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Bethlehem Steel site purchase holds promise of business park ; Locals get 160 acres in $3.5 million deal

A local investor and development group paid $3.5 million Monday to buy the former Bethlehem Steel plant in Lackawanna, with plans to turn the sprawling 160-acre site into a multitenant business park.

Great Lakes Industrial Development LLC bought the former Bethlehem Steel Galvanized Products Division complex on Route 5, including the idle Bethlehem Cold Mill, from global steelmaker ArcelorMittal, which had shut the plant down in May 2009 after it curtailed U.S. steel production.

The new owners said they plan to convert the property at the Lackawanna-Hamburg border into a business park that could accommodate a range of uses, including heavy or light manufacturing, warehousing and distribution, equipment storage and back-office space.

The company has not yet drafted any specific site plans but expects a "multiphase effort" that would involve reusing existing structures while demolishing others to make way for new development, according to a news release about the deal. Initial work is expected to start next year.

"We are very excited to have made a significant investment in our own backyard," David Franjoine, Great Lakes Industrial Development's CEO, said in the news release. "We believe this site has great potential to create new jobs and be a live, contributing piece of the local economy."

Great Lakes is a Buffalo-based development group whose businesses include commercial development, demolition, industrial salvage, equipment sales and moving, and storage, according to the news release and commercial real estate broker James R. Militello, who is acting as the group's spokesman.

Militello said the group owns "a lot of property in Buffalo," including historic buildings along Mississippi Street in the Cobblestone District that were recently converted into multitenant Class A office and commercial space. They also have investments and business across the country, he said, without citing specifics.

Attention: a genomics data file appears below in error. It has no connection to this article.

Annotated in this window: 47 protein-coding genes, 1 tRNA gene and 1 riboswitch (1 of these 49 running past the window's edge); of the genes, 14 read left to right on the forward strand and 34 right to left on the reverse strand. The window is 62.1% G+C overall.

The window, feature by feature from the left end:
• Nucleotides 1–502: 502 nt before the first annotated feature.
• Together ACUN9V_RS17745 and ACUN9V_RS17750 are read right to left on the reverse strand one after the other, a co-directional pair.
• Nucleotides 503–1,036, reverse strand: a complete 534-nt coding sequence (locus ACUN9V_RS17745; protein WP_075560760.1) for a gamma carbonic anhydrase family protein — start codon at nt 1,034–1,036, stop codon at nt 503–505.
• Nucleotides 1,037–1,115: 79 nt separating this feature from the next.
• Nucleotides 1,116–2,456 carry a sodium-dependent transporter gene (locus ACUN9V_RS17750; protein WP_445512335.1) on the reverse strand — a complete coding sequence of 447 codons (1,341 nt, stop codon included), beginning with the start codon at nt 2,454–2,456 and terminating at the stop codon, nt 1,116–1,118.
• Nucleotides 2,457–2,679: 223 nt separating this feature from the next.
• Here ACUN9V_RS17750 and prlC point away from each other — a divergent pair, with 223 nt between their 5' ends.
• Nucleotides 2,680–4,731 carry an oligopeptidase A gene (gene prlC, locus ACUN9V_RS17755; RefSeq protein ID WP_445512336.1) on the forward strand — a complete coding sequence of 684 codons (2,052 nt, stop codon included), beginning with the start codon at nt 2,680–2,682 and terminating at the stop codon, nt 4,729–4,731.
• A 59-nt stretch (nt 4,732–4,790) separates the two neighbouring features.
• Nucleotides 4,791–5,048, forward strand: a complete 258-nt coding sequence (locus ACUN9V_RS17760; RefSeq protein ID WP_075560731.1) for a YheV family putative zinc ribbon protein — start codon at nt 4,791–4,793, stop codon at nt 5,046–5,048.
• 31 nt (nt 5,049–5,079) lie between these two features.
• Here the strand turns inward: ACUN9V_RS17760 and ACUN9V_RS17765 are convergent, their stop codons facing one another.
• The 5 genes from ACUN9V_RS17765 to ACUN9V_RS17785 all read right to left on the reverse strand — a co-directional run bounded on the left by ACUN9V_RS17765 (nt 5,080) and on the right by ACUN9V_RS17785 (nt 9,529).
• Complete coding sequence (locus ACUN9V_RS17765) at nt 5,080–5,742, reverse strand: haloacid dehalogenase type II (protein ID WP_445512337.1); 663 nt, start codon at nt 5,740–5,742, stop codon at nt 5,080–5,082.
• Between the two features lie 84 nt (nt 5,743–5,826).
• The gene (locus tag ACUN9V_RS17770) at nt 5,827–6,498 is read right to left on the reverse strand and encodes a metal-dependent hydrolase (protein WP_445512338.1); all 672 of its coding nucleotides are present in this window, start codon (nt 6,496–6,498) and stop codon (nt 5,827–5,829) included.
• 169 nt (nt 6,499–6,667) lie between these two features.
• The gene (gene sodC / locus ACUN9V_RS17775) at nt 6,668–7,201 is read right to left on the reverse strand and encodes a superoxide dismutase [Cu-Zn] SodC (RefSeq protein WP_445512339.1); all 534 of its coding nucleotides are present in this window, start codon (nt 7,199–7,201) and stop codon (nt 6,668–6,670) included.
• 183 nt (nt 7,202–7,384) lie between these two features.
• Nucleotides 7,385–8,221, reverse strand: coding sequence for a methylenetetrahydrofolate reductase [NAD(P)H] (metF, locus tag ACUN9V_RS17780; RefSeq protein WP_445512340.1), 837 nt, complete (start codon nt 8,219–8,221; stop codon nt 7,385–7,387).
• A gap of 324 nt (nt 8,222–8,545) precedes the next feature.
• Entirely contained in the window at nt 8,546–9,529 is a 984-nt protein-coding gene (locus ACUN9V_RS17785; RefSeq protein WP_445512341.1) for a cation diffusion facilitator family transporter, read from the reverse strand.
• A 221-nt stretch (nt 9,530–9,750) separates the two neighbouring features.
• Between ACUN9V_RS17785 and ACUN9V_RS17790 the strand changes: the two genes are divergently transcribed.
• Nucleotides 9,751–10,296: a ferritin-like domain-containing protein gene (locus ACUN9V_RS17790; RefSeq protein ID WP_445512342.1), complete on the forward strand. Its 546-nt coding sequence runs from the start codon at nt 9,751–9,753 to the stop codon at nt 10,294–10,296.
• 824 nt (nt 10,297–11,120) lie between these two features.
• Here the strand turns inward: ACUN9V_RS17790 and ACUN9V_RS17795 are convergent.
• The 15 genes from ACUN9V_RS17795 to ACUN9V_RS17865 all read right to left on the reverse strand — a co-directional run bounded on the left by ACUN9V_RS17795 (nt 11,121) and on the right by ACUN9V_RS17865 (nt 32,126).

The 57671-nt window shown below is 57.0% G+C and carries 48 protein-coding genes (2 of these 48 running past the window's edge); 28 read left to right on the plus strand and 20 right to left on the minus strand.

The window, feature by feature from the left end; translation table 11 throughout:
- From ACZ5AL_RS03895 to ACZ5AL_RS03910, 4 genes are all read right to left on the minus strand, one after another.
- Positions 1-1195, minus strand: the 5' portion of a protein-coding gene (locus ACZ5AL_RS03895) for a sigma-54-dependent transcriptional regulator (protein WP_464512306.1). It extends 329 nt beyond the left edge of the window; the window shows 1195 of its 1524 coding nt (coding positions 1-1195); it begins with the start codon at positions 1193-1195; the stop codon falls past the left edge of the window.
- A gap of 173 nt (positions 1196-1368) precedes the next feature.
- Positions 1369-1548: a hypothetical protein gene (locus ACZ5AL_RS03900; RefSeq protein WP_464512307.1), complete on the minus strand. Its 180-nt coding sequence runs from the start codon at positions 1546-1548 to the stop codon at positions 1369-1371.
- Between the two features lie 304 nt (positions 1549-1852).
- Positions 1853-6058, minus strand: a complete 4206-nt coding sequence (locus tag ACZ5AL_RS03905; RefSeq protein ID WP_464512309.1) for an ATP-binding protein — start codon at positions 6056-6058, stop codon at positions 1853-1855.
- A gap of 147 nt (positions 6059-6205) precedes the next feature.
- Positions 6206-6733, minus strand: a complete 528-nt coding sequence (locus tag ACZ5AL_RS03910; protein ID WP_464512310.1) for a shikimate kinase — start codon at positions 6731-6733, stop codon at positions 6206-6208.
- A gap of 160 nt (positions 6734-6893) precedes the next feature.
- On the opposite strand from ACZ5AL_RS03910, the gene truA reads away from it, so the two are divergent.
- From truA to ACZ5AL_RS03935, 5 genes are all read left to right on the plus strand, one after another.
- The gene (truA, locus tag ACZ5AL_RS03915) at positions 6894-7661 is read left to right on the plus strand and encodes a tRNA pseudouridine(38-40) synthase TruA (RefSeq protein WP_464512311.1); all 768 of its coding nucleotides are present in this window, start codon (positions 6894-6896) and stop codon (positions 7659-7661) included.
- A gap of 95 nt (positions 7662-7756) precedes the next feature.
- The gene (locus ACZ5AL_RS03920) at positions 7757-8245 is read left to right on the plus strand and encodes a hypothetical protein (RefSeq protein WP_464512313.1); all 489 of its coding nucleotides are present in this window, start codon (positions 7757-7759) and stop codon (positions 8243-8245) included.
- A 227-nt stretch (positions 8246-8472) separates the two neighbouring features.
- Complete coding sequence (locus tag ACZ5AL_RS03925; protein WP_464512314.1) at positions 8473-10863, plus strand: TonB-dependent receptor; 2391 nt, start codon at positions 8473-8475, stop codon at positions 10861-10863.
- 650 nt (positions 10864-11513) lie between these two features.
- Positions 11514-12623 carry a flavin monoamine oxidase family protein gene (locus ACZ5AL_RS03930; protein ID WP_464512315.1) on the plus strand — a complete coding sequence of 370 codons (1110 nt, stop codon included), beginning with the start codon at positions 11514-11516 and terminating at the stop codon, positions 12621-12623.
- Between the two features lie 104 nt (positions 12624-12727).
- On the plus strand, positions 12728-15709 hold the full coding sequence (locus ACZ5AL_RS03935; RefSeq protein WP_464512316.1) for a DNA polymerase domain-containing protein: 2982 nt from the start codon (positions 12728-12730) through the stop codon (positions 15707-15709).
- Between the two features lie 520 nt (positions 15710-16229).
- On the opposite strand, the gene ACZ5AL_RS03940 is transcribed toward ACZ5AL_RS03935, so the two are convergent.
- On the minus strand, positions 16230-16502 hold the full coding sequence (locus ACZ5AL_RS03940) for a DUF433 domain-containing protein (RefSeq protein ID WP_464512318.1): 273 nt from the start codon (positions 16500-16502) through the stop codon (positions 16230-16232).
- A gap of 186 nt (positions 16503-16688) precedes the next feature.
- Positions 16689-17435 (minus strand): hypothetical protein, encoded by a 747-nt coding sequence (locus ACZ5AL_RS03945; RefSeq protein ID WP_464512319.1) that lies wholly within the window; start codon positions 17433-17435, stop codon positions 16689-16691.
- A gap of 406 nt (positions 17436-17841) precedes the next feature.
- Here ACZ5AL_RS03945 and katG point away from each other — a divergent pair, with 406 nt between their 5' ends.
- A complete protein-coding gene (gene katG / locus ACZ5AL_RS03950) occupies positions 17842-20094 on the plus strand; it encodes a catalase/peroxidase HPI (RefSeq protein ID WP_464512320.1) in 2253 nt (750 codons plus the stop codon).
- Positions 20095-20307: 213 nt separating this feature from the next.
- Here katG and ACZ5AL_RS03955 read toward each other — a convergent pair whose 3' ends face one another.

"They don't really flaunt their investments, but their holdings are pretty substantial," Militello said.

Besides Franjoine, Great Lakes is controlled by his brother, Dennis, who is the group's vice president, and Robert W. Zuchlewski, chief operating officer. All are Buffalo natives.

"I've enjoyed working with them, and I've done some work with them elsewhere," Militello said. "They're just three solid Buffalo guys, very successful businessmen. They go about their way, but they say something and they do it."

The group is working with Militello, of J.R. Militello Realty, to market the property, and with environmental attorney Craig A. Slater, a partner at Harter, Secrest & Emery, who called the property "a very clean site" whose "environmental integrity has been well-maintained."

The former Cold Mill complex includes multiple buildings that date back as far as the 1940s, but the galvanizing plant was built by the now-defunct Bethlehem Steel Corp. in 1982. The property was purchased by International Steel Group in 2003. Mittal Steel took over in 2005 and, a year later, merged with rival Arcelor.

"It was an opportunity to buy this site, and they're buying it more as a real estate play," Militello said. "They really want to put it back into the market."

The property includes nearly 2 million square feet of existing structures, several of which "are very unique" and can be adapted for light manufacturing or storage, Militello said.

Some of the mill buildings are 2,000 by 100 feet, with 45-foot ceilings and no columns to obstruct the open space. The heavy steel-frame buildings also have cranes that run the length of the facilities, as well as rail coming onto the property.

"It's very expensive to replace the superstructure of these mill buildings," Militello said. "These are heavy steel structures with a lot of load-bearing capacity and cranes running along the inside of the building. The roofs are all in good shape."

For now, the group is trying to "fine-tune" its plans and determine the best way to proceed with all of the space and the various buildings, Militello said. He noted that while it's a heavy industrial site, it's "clean" and has no issues with zoning or neighbors, so "there's a lot you can do."

Militello said his firm "has some folks that we believe would be a good fit, so they're still trying to get their minds around what's going on." Besides reusing the existing buildings, he said, the group will "wind up with a good block of land" and could do a "build-to-suit" project if it fits.

"But they're not going to sit around. We expect some things to happen in early 2011," he said. "These guys are in a position to do something right away, so if it warrants it, they'll do it quick. They've got a lot of ideas, and they're anxious to make an investment and get it going."


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